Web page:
Archive for the ‘NSA’ Category

Key Provisions of Patriot Act Expire Today

Monday, June 1st, 2015

Patriot-ACTWASHINGTON — The government’s ability/authority to collect personal phone records in the hunt for terrorists expired at 12:01 a.m. Senator Rand Paul, Republican of Kentucky, blocked an extension of the program during an unusual Sunday session of the Senate.
The Senate had already signaled that it was ready to curtail the National Security Agency’s bulk data collection program with new legislation that would shift the storage of telephone records from the government to the phone companies. The House overwhelmingly passed that bill last month. Senators voted, 77 to 17, on Sunday to take up the House bill.

Mr. McConnell, also of Kentucky, relented Sunday, setting up a final round of votes on Tuesday or Wednesday that will most likely send a compromise version of the House bill to President Obama for his signature. Even Mr. Paul, using the procedural weapon of an objection, will not be able to stop it.

“Little by little, we’ve allowed our freedom to slip away,” Mr. Paul said on floor.

The expiration of [un]patriotic authority demonstrates a profound shift in American attitudes since the days after the Sept. 11, 2001, terrorist attacks, when national security ruled both parties. Fourteen years after that attack, Americans have finally awaken to privacy concerns stemming from both the vast expansion of communication collection systems.

Three key provisions of the Patriot Act have expired that will stop collection of newly created logs of Americans’ phone calls in bulk. No longer can the F.B.I. invoke the Patriot Act to obtain, for new investigations purposes, or wiretap orders that continue after a suspect changes phones, wiretap orders for a “lone wolf” terrorism suspect not linked to a group, or court orders to obtain business records relevant to an investigation.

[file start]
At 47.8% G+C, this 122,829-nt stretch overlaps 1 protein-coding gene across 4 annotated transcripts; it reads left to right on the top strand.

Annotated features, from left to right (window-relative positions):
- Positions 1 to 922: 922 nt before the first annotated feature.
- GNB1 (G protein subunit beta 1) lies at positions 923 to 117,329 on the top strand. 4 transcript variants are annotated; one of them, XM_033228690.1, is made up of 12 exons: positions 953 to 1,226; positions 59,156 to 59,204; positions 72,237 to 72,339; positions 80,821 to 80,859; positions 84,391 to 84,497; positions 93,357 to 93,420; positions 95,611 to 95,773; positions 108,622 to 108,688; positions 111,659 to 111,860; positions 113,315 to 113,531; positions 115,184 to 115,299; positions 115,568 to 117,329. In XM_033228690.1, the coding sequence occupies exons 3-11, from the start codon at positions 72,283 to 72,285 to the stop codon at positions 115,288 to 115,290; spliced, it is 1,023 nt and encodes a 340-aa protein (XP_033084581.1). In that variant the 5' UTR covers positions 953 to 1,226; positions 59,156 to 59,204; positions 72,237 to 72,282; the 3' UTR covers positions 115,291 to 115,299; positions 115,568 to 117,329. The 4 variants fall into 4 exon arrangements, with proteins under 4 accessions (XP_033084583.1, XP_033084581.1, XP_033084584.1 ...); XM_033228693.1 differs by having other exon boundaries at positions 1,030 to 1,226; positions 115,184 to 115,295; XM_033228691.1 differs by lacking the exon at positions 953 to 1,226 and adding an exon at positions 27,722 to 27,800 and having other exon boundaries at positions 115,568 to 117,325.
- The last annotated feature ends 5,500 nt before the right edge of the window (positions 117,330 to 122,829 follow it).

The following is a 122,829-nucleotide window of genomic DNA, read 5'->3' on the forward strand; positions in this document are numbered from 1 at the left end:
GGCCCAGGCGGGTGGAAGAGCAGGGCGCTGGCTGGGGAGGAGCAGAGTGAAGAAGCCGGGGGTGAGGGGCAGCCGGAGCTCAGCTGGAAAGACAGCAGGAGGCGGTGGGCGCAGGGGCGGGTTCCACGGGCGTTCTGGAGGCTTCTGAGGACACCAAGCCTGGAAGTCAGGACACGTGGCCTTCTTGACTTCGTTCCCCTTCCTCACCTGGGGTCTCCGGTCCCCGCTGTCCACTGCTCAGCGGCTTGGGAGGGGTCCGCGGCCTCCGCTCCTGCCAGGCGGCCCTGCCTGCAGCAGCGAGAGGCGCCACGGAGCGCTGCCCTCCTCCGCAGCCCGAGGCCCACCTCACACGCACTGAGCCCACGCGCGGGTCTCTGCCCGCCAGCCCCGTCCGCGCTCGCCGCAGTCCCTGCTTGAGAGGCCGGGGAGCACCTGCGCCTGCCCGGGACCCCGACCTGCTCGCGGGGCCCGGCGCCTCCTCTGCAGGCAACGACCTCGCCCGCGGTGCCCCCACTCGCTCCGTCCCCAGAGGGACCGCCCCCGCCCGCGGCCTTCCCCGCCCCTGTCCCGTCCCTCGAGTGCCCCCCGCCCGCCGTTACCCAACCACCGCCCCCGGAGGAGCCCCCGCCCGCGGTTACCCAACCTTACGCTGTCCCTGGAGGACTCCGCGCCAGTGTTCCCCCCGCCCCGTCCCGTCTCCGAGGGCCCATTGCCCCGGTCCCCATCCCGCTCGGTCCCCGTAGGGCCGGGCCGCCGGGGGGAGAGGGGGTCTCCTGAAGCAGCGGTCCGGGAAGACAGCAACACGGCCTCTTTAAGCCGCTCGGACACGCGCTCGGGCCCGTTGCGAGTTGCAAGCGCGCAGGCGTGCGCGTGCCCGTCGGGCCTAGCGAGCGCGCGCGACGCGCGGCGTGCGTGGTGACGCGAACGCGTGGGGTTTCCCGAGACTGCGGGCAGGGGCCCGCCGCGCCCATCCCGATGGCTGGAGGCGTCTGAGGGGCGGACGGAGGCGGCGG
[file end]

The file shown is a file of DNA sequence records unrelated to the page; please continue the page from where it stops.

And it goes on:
The Justice Department may invoke a grandfather clause for ongoing investigations.

Democrats and the libertarian wing of the Republican Party used the shift in the national mood to end the program supported by Mitch McConnell and other chicken hawks. The moment also put Mitch at odds with Mr. Paul, whom he has endorsed for president.

Rand Paul’s effort clearly angered many of his Republican colleagues, who met without him an hour before the Senate began to vote Sunday night. Senator John McCain, Republican of Arizona said Mr. Paul was not fit for the White House job he seeks.

The USA Freedom Act will overhaul the Patriot Act and scale back the bulk collection of phone records revealed by Mr. Snowden. Under this bill, sweeps that had operated under the guise of so-called national security letters issued by the F.B.I. would end. All data will be stored by the phone companies and could be retrieved by intelligence agencies only after approval of the Foreign Intelligence Surveillance Act court.

President Obama have made dire warnings in recent days about the perils of letting the law expire and called for immediate approval of a surveillance bill passed by the House.